What’s the Difference Between Stocks and Bonds?
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"When you're determining what asset allocation is best for you, you want a blend of each of those, depending on your risk tolerance and time horizon."

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Like so many rivals—savory vs. sweet, Marriott vs. Starwood Hotels—when it comes to stocks vs. bonds, the real winner is a combo of both. Why? Because their differences actually complement each other very well.

When you invest in stocks, you're buying a share of a public company’s assets and earnings. The value of your shares goes up and down with the company’s financial well-being—or rather with investors’ perception of that company’s well-being. So they stand the chance to soar and give you great returns, or sink and bring losses.

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Indeed between 1926 and 2013, the average annual return for stocks was 10.2 percent. But the worst year saw a 43.1 percent loss, while the best year offered a 54.2 percent gain, according to Vanguard data. Put simply: Stocks are risky, but potentially very rewarding over the long run.

When you invest in bonds, you're essentially giving a loan to an institution. And the corporation, government or other entity you're lending to is promising to pay you back—with interest—by a specified time. That means bonds are relatively safe as long as the entity stays in business. Over the same time period mentioned above, the average return for bonds was just 5.5 percent with a maximum annual gain of 32.6 percent and a maximum loss of 8.1 percent. Clearly, bonds offer lower risk, but also lower rewards.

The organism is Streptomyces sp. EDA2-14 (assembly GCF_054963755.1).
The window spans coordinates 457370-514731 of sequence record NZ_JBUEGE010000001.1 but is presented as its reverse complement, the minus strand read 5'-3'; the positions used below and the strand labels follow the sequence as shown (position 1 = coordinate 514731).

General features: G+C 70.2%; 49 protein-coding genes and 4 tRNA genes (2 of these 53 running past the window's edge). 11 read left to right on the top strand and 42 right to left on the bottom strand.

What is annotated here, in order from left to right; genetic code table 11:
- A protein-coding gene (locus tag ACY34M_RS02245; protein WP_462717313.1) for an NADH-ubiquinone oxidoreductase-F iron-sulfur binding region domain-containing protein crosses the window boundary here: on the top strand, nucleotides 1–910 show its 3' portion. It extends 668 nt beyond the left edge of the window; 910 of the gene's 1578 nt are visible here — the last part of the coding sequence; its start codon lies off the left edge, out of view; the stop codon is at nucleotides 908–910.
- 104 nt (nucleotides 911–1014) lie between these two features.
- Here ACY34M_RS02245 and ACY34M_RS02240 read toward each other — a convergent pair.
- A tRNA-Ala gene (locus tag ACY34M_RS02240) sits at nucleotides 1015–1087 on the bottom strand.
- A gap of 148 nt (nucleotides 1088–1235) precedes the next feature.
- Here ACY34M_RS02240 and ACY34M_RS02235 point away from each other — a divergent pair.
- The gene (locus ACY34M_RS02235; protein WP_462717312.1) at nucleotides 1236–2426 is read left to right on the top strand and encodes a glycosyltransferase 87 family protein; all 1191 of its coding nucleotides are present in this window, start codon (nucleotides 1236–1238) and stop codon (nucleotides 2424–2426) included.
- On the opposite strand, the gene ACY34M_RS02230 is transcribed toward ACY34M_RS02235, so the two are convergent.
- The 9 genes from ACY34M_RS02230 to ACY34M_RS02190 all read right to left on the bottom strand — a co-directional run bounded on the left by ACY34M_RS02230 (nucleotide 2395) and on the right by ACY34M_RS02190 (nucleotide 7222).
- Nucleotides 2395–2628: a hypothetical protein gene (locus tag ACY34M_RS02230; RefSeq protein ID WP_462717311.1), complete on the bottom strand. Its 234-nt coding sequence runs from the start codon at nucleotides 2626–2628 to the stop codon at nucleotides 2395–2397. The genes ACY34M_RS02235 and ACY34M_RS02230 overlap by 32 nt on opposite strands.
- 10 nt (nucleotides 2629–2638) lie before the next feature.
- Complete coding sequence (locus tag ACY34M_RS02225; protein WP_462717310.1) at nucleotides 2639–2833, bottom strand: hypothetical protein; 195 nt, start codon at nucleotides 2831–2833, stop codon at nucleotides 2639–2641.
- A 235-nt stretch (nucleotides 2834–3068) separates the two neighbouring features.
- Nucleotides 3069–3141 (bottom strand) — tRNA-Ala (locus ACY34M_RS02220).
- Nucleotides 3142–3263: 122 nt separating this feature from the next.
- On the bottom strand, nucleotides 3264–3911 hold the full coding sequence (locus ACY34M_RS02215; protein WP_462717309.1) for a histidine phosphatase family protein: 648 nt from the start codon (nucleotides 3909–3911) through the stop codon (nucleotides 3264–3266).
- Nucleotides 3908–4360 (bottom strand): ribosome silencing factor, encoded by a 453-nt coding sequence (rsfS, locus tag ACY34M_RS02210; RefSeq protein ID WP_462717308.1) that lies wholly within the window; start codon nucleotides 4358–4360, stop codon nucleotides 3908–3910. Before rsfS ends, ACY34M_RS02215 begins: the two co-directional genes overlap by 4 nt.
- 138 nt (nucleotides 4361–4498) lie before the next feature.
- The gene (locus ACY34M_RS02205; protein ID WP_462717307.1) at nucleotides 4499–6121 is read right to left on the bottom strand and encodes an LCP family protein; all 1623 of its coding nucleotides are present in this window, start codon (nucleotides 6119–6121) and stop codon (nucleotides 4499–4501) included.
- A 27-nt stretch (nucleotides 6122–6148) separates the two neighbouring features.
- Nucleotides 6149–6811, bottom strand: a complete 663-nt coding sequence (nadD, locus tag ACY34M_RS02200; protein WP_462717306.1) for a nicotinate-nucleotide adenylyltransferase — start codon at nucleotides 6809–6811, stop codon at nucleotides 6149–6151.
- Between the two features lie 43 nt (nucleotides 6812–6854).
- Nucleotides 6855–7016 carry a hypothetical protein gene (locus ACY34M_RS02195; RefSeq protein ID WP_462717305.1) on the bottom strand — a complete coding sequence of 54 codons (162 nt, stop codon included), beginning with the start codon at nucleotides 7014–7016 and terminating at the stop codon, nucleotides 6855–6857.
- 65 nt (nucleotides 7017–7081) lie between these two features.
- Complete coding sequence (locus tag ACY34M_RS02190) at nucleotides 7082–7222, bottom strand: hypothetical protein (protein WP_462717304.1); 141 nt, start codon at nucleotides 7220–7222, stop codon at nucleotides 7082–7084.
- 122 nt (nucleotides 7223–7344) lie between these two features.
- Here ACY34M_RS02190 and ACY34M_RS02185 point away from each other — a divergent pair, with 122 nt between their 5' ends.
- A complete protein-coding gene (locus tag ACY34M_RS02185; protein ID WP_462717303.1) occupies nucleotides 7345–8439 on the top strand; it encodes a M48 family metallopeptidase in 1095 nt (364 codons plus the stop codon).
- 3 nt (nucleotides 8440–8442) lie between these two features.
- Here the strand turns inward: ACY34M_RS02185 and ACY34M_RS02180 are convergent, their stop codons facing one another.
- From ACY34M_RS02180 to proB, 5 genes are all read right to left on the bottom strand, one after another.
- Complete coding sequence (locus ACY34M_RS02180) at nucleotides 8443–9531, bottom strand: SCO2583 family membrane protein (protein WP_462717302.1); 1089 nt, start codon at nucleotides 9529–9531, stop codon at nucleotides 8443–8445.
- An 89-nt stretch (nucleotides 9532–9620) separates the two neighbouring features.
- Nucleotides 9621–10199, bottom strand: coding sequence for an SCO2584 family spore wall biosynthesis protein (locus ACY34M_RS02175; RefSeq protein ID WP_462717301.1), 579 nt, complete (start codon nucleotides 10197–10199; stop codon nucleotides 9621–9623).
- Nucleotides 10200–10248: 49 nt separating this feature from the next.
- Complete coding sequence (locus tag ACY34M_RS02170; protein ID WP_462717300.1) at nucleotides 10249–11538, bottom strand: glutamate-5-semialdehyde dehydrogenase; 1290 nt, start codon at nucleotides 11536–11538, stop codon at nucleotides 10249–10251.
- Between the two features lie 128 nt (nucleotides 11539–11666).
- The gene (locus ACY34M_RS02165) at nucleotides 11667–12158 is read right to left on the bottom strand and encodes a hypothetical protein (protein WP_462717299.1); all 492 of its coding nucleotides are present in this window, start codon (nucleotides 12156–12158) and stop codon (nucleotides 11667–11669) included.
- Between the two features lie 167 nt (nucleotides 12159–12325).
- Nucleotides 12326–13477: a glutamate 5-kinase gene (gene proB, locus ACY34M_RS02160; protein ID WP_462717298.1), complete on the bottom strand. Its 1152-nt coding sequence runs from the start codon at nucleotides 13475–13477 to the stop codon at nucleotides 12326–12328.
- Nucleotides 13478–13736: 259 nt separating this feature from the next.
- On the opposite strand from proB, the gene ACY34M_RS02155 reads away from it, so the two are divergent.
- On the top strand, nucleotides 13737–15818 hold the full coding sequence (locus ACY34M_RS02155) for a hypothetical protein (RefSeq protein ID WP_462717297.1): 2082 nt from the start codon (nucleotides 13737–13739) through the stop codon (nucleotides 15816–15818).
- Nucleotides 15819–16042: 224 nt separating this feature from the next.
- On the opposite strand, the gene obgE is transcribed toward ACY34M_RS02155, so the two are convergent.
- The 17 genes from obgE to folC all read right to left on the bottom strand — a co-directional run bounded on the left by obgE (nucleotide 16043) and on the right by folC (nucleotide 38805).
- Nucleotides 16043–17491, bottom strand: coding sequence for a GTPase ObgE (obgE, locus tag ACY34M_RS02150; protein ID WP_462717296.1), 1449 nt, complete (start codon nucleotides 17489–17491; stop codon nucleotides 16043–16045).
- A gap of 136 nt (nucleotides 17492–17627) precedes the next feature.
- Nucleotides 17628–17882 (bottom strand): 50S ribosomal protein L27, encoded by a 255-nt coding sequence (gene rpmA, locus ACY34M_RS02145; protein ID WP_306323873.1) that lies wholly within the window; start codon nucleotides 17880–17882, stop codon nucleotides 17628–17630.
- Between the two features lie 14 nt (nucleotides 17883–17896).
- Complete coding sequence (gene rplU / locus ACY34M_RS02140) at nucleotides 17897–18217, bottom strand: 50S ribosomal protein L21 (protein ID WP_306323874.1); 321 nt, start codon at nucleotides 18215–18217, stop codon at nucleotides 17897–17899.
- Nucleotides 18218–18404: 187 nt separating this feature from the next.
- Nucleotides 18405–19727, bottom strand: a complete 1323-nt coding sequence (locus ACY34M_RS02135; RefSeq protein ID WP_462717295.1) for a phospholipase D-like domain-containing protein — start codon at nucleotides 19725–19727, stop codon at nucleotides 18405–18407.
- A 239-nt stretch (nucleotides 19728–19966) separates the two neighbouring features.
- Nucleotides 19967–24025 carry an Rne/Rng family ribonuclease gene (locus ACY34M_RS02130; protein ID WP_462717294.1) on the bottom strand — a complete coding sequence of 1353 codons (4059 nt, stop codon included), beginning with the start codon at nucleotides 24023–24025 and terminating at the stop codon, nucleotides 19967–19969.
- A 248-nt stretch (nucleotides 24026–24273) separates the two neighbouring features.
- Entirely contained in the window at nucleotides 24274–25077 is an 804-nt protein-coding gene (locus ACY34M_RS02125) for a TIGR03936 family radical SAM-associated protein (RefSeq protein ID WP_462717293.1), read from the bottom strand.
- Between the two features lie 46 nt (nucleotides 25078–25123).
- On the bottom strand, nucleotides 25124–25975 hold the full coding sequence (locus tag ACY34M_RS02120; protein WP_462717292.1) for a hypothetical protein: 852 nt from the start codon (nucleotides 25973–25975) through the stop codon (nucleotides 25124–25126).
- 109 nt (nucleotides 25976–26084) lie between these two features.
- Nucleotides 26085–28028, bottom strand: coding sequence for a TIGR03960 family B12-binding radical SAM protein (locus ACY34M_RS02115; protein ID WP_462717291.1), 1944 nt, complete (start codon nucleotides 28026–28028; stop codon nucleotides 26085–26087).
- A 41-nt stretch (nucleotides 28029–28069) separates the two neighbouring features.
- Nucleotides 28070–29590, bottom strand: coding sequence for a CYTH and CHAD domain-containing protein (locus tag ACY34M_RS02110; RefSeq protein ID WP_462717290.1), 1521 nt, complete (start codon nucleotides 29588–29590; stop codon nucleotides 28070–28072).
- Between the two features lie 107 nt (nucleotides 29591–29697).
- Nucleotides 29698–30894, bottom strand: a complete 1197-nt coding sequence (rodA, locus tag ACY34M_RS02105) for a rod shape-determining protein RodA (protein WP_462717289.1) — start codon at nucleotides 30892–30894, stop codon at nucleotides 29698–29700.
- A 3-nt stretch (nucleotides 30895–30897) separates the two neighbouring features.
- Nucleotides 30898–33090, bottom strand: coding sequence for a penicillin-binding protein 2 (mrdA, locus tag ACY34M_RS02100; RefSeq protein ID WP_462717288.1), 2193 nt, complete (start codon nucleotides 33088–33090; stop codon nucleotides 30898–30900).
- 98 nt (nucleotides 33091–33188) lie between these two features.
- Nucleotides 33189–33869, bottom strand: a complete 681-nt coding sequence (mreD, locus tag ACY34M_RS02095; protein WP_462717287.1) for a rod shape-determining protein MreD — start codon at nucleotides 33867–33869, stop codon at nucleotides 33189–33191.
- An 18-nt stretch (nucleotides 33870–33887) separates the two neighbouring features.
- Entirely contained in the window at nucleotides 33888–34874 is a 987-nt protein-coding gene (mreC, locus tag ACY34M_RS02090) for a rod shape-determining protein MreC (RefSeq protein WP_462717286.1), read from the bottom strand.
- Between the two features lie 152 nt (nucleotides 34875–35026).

Of course, some bonds are riskier than others because the likelihood of getting paid back varies. To gauge whether a borrower can honor its debt, check reports from ratings agencies that dole out grades ranging from “very likely” to “don’t count on it.” Moody’s rates the least risky bets as Aaa and the riskiest entities as C; Standard & Poor’s grades from AAA to D.

Similarly, the levels of risk and reward can vary greatly with stocks. For example, small companies tend to have greater potential for growth while large companies typically are more stable. Some high-risk “junk bonds” can actually be riskier than some high-quality stocks, which might even be able to supply some bond-like income with dividends.

Those nuances aside, though, the general thinking is that stocks equal aggressive investing and bonds skew more conservative. When you're determining what asset allocation is best for you, you want a blend of each of those, depending on your risk tolerance and time horizon.

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